As a married couple, are we better off filing for taxes "jointly" or "separately"?
Only under very rare circumstances will filing your taxes as "Married filing separately" gives you a better tax result. There may be other non-income tax reasons (such as trying to avoid a deficiency liability of the other spouse) but these non-income tax reasons should be considered with an attorney.
Just because you file one way one year does not mean you must file the same way in the following year. The decision to file as "Married filing separately" or "Married filing jointly" can be made on a year-to-year basis.
What does "Married filing separately" mean?
In community property states (such as, Arizona, California, Idaho, Louisiana, Nevada, New Mexico, Texas, Washington, Wisconsin) wages earned by each spouse are considered earned and reported one-half by each spouse.
In non-community property states wages are considered earned by the spouse working.
For example, assume you made $50,000 in wages and your spouse made $10,000 in wages. In community property states, if you filed as "Married filing separately," the wages for each of you are divided in half and allocated one-half to each spouse—$30,000 ($25,00 plus $5,000) is considered earned, and it's taxed to each of you.
However, if you're filing "Married filing separately" in a non-community property state, you would be taxed on $50,000 and your spouse would be taxed on $10,000.
No matter whether you're filing in a community property state or a non-community property state, joint sources of income, such as interest income and capital gains that are owned together by you and your spouse, and joint expenses, such as mortgage interest, property taxes and dependent care deductions that relate to jointly owned property, are considered made and reported one-half by each spouse.
In contrast, assume you have a separate bank account that has never been mixed up with jointly owned money. Interest earned in this separate account is taxed entirely to you if you're either in a community property state or in a non-community property state and you're filing "Married Filing Separately".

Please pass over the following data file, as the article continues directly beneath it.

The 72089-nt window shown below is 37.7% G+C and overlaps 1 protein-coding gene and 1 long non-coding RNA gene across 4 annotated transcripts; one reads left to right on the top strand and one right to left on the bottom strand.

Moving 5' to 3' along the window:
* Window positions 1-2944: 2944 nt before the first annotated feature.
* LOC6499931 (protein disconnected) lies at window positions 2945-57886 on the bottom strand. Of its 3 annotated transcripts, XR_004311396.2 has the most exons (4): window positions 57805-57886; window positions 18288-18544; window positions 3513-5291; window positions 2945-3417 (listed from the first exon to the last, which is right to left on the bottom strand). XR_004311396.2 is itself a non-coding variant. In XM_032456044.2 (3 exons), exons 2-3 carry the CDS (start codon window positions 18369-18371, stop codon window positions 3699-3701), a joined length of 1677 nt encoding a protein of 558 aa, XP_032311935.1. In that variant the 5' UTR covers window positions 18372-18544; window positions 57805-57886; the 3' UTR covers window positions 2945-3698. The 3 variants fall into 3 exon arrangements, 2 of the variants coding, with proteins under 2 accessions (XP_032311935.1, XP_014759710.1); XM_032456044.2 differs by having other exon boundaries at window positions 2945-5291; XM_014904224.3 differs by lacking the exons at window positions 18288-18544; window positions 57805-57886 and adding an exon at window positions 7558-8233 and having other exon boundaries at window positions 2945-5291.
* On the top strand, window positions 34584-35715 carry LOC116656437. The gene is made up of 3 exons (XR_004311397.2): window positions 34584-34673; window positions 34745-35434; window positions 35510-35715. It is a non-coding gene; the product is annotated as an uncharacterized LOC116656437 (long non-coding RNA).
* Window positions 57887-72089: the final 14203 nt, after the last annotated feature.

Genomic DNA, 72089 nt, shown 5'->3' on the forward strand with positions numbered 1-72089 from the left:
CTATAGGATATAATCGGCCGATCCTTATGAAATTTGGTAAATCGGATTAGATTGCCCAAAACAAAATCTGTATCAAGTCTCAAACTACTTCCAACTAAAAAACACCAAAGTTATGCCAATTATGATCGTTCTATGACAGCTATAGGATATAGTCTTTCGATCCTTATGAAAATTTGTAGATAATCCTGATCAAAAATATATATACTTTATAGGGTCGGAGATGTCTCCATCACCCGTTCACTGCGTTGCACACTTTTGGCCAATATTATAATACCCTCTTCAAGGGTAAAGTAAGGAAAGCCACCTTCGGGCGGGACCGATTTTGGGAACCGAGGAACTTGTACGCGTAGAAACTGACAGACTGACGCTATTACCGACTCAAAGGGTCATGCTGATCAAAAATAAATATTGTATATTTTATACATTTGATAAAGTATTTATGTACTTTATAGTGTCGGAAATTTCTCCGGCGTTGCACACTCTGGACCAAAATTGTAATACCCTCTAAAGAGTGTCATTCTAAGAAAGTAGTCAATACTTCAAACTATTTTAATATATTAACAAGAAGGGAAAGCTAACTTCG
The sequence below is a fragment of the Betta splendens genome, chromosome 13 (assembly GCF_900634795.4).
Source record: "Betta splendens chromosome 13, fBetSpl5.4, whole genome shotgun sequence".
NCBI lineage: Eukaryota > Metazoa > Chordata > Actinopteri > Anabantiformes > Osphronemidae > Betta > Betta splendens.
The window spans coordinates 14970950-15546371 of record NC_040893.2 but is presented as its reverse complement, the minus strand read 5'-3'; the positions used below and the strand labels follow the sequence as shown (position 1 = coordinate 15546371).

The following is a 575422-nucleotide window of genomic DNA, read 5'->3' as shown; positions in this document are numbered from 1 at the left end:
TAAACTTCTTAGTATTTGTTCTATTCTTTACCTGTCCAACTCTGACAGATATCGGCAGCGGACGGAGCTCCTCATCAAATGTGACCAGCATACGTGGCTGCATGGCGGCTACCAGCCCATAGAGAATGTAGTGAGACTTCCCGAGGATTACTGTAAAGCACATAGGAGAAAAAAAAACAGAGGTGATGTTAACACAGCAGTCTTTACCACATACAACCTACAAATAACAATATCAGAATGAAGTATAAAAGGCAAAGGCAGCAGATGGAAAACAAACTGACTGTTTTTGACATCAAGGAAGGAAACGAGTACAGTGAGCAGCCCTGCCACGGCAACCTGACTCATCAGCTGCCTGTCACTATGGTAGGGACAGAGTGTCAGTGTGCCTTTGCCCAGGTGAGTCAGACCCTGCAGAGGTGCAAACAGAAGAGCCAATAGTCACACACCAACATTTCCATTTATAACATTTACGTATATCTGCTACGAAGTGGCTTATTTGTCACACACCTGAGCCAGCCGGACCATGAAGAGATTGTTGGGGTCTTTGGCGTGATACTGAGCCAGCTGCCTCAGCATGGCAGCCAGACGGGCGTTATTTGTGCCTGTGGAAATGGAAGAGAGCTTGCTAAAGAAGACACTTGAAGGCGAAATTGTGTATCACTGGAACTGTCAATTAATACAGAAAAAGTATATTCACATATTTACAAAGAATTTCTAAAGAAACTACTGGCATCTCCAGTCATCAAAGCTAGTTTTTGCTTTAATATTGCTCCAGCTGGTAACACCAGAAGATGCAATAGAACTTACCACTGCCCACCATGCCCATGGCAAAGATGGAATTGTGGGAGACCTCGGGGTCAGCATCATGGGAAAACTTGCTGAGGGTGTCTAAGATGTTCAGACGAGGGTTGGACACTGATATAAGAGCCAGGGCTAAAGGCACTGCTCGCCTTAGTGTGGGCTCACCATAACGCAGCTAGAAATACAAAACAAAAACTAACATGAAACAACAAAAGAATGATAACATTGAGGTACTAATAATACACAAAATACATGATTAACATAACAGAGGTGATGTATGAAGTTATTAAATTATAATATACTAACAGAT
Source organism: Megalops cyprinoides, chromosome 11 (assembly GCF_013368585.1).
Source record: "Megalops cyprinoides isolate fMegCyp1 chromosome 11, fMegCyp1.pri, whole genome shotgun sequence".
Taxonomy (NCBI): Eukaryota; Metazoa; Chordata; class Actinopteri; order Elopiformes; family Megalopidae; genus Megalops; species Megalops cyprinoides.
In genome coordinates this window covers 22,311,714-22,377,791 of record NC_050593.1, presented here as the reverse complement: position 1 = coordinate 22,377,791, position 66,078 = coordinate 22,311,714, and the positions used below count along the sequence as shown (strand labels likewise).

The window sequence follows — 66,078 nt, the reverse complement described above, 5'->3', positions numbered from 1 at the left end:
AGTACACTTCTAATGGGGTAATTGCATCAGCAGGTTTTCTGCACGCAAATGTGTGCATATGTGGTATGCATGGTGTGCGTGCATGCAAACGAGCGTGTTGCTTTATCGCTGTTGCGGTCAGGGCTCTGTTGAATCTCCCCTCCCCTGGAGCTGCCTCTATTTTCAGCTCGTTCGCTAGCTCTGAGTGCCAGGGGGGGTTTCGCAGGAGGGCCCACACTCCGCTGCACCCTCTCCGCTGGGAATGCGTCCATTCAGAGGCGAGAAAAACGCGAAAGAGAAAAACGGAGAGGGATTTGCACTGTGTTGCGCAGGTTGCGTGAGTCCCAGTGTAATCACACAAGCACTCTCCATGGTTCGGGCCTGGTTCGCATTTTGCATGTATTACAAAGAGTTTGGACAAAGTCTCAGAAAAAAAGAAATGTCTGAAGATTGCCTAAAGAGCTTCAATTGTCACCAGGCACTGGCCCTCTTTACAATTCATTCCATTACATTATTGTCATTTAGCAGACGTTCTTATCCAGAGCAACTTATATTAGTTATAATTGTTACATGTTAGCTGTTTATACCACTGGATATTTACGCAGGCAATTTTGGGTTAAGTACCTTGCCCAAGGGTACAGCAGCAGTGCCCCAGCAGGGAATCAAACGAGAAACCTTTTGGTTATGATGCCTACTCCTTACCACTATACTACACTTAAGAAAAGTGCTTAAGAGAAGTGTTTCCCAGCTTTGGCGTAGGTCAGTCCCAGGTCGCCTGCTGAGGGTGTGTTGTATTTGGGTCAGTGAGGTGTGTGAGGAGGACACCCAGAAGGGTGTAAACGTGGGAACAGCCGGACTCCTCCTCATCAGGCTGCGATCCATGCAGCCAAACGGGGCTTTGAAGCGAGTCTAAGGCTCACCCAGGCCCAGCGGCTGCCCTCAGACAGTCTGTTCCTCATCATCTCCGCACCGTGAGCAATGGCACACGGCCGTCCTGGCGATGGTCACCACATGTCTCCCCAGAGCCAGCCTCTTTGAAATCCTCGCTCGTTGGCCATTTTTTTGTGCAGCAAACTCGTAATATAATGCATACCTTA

Also, perhaps you own the home (from before marriage or merely bought and paid for on your own). If you pay the mortgage and property taxes on that separate property, then all of the deductions will go directly to you, if you're either in a community property state or a non-community property state and you're filing "Married Filing Separately".
Note on the IRS
The IRS knows that strategies can be developed to take advantage of allocating income and/or deductions to one particular spouse, so the IRS has revised the income tax brackets for those filing as "Married filing separately" to make it less appealing.
Again, only under very rare circumstances will you find that filing "Married filing separately" gives you a better tax result. These rare circumstances generally involve one spouse having a disproportionate amount of "unreimbursed employee business expenses" or medical expenses. Under these circumstances it may be beneficial to file "Married filing separately," since limitations on these expenses are based on adjusted gross income. By virtue of reducing adjusted gross income to one person, deductions may increase for that person because limitations decrease.
We look forward to helping you with your financial questions.